4) Scripture, stories from other parents, professional input, and new ways of looking at life as a caregiver infuse courage into the soul-weary. This has become my privilege and my mission.

5) This is the book I wish I had when Nicholas got sick.

Among Lions has won a first place Tapestry award and has attracted publisher interest. Would you pray for this project to reach the hearts for whom God intends it? 

Next post: Why am I writing that weird historical novel?

Nature: Tool for Destressing and Restoring

 

Rocky Mountain National Park

 

Tax season is upon us. Some people spend hours in their home offices doing the painstaking task of reading through all the tax booklets and filling in schedules. Dan and I think its enough work to organize and gather our documents and bring them to an accountant. Of course, Dan had to drive through a snowstorm to drop it all off.

We all know taxes are a fact of life. I choose to improve my attitude about it by deciding in my own mind what my personal taxes pay for. So when I fret over the withheld money on the pay stub or the check I need to write to the government, I tell myself, “I don’t know what other people are spending this money on, but I am funding libraries and parks. And sanitation workers.”

I am thrilled to be part owner of the city, county, state, and national parks. Regular use of these resources improves the quality of my life. There have been many times when sitting on a public beach or walking a lakeside trail has made it possible for me to face the hard circumstances waiting for me when I left. I feel a loosening, a freeing, when I spend time in nature. God speaks healing into my soul through His creation.

More and more research bears out the beneficial effects of the natural world on mental health. I started looking into these studies first with the intent of finding new ways to support my son in his recovery. But I believe the benefits are for everyone who seeks to improve mental wellness, not least the stressed and distressed parents of kids with mental illness.

How can connections with the natural world help us, and how can we make use of them?

1) Nature helps improve attention and focus. 

In studies, time in a natural setting has been found to improve attention both in people with and without disorders like ADHD. This is not the effect of extra physical exercise, which tends to increase when people are outside. Subjects were tested doing the same activities (eg walking, soccer) in indoor and outdoor settings. Also,the positive effects on attention, concentration, and memory continue even after the the time in nature is over. (“Why ‘Getting Away’ in Nature is Good for your Mental Health,” Ellen Hendricksen Ph.D Savvy Psychologist, Scientificamerican.com, 11/7/18)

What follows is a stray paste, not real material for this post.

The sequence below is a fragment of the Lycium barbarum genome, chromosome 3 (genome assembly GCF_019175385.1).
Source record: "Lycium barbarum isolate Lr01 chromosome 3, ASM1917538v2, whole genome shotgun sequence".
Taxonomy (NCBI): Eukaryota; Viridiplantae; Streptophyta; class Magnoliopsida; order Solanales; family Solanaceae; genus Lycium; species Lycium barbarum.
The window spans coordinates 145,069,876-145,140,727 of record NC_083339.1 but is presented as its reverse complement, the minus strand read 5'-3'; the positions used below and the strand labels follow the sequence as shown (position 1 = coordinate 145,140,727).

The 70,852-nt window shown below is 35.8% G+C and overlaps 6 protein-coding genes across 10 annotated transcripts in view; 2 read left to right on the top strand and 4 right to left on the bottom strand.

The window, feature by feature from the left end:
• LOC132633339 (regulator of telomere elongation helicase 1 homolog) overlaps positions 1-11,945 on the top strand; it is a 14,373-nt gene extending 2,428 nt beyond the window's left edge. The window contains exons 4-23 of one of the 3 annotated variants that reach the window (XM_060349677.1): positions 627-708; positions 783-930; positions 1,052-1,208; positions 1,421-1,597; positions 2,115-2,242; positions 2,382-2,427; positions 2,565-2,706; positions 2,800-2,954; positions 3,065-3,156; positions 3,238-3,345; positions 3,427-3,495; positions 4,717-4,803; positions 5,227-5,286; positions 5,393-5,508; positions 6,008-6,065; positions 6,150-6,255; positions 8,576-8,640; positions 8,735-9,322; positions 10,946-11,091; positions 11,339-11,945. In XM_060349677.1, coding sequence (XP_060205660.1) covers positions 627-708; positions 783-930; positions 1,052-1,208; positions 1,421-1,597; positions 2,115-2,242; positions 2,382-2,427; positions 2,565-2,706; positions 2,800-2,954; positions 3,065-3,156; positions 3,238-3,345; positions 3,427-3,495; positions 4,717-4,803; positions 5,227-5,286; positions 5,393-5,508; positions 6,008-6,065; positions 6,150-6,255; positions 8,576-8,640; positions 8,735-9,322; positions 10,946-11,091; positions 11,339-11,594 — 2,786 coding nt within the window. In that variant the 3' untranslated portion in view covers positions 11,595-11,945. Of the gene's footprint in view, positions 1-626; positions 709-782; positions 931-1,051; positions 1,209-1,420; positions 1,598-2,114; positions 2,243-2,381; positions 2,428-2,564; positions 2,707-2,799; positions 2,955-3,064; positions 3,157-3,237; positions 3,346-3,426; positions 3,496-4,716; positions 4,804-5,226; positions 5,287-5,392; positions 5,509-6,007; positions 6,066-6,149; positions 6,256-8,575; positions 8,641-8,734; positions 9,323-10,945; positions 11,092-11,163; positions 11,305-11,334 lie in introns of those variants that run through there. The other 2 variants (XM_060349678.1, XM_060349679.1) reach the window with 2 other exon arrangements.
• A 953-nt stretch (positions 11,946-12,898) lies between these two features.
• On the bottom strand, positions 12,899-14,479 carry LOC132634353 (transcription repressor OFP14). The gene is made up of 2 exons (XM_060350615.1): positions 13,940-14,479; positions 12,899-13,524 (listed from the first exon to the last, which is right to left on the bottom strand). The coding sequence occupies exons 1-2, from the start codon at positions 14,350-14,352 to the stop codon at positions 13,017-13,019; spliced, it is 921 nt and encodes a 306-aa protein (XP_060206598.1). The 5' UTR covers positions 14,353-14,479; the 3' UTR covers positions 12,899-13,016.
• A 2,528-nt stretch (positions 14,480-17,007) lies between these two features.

2) Time in natural settings aids emotional regulation.

Did you know city-dwellers have a higher risk of anxiety and mood disorders and even schizophrenia? Lack of access to the natural world may be a factor. A study by Stanford researchers discovered that brain scans show decreased activity in the part of the brain that produces repetitive thought focused on negative emotion after 90 minutes spent in a natural setting. (“Stanford Researchers Find Mental Health Prescription:Nature,” Rob Jordan, news.stanford.edu, 6/30/2015)

3) The setting is flexible. 

Experiments in using nature-focused programming in the UK to specifically treat people with mental illnesses have shown great promise. One interesting facet to the work is that programs have been conducted in a variety of settings, from wooded areas, to beaches, to urban green spaces. All seem to offer similar benefits. This is encouraging because it tells us we can seek out the most convenient and accessible settings to receive the positive effects of time in nature. (“What Makes Nature-Based Interventions for Mental Health Successful?,” Dan Bloomfield, www.ncbi.nlm.nih.gov, 11/14/17)